Once when I was on a specialized heart failure service, I took care of a teenage boy. He had a form of idiopathic dilated cardiomyopathy (a weak, enlarged heart), and he had a huge heart…in more ways than one.

He loved baseball, pumpkin pie, and horses. His family owned a farm, so before he got sick, he would often go horseback riding. He also loved to draw.

We—a team of five physicians—took care of him for a month while he was waiting for a heart transplant. He liked us. We liked him. So he drew us as well.

I thought he was clever. But he thought I was even more so. All because he liked my joke:

“What do you call a cow with no legs?”

“Ground beef.”

That was it. He was just a great kid, trying his best to live the life given to him.

It used to be, that at the end of our visits, we would both say to each other, “Ground beef!” with a wink and a huge smile. It perplexed the other physicians, but we knew exactly what we were talking about.

It was just a silly joke. But for the two of us, it somehow meant something more. 

I found out recently that he passed away. And today I found the drawing he gave me. And I wept.

So here’s to you, dear buddy…

Ground beef 😉

Tomorrow.

Cheer that blossomed within our hearts,
stirred by your presence at each day’s start,
yearns to wilt when you depart.
But our song will sing again, tomorrow.

The smiles that pierced through saddened guise,
the rays which conquered thundered skies,
they ache to dim neath heaven’s cries.
But the sun will rise again, tomorrow.

For many years our lives you blessed,
but the hour has come for you to rest,
to soar upon hills on golden crest.
So have no fear, tomorrow.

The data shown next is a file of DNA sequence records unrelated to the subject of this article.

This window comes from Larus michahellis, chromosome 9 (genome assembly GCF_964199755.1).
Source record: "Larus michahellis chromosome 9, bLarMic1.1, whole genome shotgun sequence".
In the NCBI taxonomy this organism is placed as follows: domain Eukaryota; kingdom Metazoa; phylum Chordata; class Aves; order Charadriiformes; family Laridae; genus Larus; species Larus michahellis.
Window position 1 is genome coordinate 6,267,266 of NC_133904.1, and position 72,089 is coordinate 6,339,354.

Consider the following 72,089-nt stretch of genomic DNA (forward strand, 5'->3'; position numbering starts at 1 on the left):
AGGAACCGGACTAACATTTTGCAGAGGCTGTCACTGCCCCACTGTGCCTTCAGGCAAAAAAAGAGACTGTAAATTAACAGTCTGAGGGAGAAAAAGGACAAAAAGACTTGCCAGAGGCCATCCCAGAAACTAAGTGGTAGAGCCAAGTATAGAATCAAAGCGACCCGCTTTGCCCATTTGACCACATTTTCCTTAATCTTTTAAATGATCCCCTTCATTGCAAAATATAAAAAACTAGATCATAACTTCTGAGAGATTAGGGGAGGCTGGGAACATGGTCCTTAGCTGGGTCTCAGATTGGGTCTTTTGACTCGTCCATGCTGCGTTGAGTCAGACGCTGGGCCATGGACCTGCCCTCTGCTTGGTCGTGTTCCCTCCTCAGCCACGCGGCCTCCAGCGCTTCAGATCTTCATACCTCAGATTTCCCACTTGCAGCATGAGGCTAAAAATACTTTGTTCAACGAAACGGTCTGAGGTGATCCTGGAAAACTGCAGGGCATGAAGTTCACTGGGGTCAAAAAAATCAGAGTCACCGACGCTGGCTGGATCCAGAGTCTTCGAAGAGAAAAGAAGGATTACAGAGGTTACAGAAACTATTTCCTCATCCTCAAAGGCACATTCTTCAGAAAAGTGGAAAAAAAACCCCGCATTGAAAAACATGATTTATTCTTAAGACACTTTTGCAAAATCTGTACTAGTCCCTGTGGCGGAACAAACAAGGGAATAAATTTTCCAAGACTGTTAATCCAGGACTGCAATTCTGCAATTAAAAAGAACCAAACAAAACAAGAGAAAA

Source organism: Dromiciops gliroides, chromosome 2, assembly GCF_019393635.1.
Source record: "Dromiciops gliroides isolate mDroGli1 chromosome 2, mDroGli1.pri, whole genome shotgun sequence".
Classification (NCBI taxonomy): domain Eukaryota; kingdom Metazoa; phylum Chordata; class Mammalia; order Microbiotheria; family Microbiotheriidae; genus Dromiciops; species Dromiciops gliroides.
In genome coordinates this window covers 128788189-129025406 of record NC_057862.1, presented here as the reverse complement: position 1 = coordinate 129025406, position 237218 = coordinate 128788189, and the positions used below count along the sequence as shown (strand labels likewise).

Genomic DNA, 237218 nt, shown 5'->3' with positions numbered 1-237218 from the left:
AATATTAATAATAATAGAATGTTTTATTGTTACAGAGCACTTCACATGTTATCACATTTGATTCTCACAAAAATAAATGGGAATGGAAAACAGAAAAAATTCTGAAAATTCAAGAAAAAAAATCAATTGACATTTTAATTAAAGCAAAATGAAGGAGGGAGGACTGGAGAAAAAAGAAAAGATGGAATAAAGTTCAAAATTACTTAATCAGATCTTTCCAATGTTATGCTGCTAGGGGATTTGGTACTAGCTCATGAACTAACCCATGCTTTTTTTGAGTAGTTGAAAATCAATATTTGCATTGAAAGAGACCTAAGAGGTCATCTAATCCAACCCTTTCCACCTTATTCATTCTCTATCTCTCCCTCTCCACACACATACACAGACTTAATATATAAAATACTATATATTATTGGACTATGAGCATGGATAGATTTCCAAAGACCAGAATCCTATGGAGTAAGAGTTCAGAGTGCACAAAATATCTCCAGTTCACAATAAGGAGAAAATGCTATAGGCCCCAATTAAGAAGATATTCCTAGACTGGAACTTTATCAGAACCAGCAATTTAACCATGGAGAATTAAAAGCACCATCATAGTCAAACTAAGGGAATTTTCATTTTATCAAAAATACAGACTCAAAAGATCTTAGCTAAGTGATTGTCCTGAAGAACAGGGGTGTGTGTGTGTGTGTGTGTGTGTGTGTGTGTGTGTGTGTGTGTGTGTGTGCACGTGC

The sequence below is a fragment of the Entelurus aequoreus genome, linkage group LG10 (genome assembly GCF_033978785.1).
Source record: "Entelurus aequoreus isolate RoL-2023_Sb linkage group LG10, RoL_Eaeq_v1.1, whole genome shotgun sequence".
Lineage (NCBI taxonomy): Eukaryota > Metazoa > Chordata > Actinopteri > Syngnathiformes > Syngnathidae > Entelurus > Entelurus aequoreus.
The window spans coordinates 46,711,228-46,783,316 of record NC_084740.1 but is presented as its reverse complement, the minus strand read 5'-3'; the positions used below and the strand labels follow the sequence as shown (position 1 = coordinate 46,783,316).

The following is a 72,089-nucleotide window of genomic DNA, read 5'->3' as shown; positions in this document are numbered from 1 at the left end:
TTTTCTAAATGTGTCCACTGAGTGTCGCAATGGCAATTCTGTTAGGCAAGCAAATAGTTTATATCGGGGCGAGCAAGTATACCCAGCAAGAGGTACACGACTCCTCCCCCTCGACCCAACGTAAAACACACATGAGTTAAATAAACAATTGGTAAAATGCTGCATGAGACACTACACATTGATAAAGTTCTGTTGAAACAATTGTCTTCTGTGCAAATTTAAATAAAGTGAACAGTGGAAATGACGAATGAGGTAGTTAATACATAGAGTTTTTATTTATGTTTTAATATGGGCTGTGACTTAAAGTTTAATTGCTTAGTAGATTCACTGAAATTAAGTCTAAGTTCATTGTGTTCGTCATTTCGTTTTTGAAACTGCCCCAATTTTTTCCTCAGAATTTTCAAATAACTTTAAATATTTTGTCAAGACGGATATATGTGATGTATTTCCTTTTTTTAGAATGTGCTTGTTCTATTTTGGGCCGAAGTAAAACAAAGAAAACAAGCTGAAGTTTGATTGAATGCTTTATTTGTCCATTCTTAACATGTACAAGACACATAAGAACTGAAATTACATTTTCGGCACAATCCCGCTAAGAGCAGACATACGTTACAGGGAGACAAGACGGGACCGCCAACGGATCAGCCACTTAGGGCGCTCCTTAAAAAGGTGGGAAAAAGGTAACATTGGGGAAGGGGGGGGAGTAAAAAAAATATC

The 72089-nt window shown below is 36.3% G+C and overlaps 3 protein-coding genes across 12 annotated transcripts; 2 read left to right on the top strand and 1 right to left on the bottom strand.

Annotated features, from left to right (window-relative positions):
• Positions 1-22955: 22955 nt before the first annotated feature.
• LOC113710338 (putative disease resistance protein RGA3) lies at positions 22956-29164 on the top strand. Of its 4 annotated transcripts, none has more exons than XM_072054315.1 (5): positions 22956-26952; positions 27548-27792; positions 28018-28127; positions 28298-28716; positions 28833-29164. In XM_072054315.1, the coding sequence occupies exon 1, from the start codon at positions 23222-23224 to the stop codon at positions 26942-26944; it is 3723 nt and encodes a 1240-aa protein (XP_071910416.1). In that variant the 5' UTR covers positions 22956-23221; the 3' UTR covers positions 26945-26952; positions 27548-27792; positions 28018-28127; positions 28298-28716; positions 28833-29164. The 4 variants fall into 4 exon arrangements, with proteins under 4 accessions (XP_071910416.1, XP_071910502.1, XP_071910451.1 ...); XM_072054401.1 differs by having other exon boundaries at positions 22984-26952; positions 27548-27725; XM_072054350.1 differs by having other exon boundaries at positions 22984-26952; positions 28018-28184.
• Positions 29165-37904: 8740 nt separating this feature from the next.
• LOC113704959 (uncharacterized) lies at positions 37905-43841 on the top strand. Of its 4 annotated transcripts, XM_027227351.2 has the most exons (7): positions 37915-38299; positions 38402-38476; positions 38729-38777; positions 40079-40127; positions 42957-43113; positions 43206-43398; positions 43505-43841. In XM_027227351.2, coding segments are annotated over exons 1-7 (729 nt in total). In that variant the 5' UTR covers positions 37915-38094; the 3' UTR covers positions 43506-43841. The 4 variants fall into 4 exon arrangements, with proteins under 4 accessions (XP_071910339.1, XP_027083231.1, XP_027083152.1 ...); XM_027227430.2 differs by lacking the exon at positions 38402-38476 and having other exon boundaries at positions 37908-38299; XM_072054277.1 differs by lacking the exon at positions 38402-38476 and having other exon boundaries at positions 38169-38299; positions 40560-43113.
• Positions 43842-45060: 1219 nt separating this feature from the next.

For on that day, I know we shall meet again.

Dedicated to Pam, in memory of Sammy ♥

Melancholia.

Heed the echos of a heartache,
anguished sear of reverie.
Feel its scalp bleed down her face,
scathing tears of memories.
See the eyes that once freely smiled
fading with defeat.
As silent fields in which she lies
drift away with night’s conceit.

A New Day.


What do we do, come that day,

when walk we must through vacant streets,
when frore and tremulous become the nights,
and windowpanes with autumn’s dew weep?

What do we do, come that day,
when summertide flees from bitter air’s chase,
when even the trees forsake their leaves,
And swallows depart to a fitter place?

For that day has come,

and now we weep,

as the earth reclaims another,

their souls now sleep.

But come winter’s call new snow will fall,
then
autumn’s death will be entombed.

And as morning rays gleam through curtain seams,
New seedlings in our hearts will bloom.

Then we will know that a new day has come. 

This Poem is Dedicated to the Memory of Rhonda Elkins and her daughter, Kaitlyn.

To Say Goodbye.

Moisture burning her vision.
In the dark, it hides her eyes.
Teardrops.
Clinging onto her, one falls onto her lap
and stains her skirt.
She mourns.

Comfort her.
Tell her it will be okay.
That the shadow of a moment
may not stretch into tomorrow’s light.
That the ocean,
at its blackest
is still a reflection of the sky,
and she will not drown.

But the tide has come to take you home.
To her smile and her strength
she bids farewell.
Her heart, a piece borrowed and now returned,
departs with you.
She says goodbye.

phoebe-chi-grandpa

 

The Tragedy Behind a Poem.

We did it. We took it out.

Slowly, the oxygen saturation dropped.
Gradually, the alarms sounded.
Insisting. Imploring us to do something.
We turned them off.
Made him comfortable.
But we knew we couldn’t hide the truth.

We were letting him suffocate.

~     ~     ~

A lucid man.
A failing lung. A decision made.
A breathing tube placed—just temporarily—
until the lungs healed.
Until they got stronger. Until he got stronger.
But I saw the regret the moment it was inserted.
Nevertheless. We agreed to give it a chance.

But days passed. Then weeks.
No improvement.
Being alert, he communicated with us well.
Through his writing, I got to know him well.
His adventures. His best memory. His regrets in life.
He was a good man.

But a man who never desired to live like this.

While the family disputed on what course of action to take next,
he remained calm and unwavering.

“Please let me go.” was what he would say.

Then finally the moment came.

The time to say goodbye.

~     ~     ~

That day, I let myself weep during rounds.
In front of a crowd of stoic faces.
To weep over a friend.
To weep over a human being.
Over his courage.
An impossible decision.
The loss of a life.
Everything.

Because I didn’t want to do it. But I did.

I let go.

•      •      •

“To Let Go” – the poem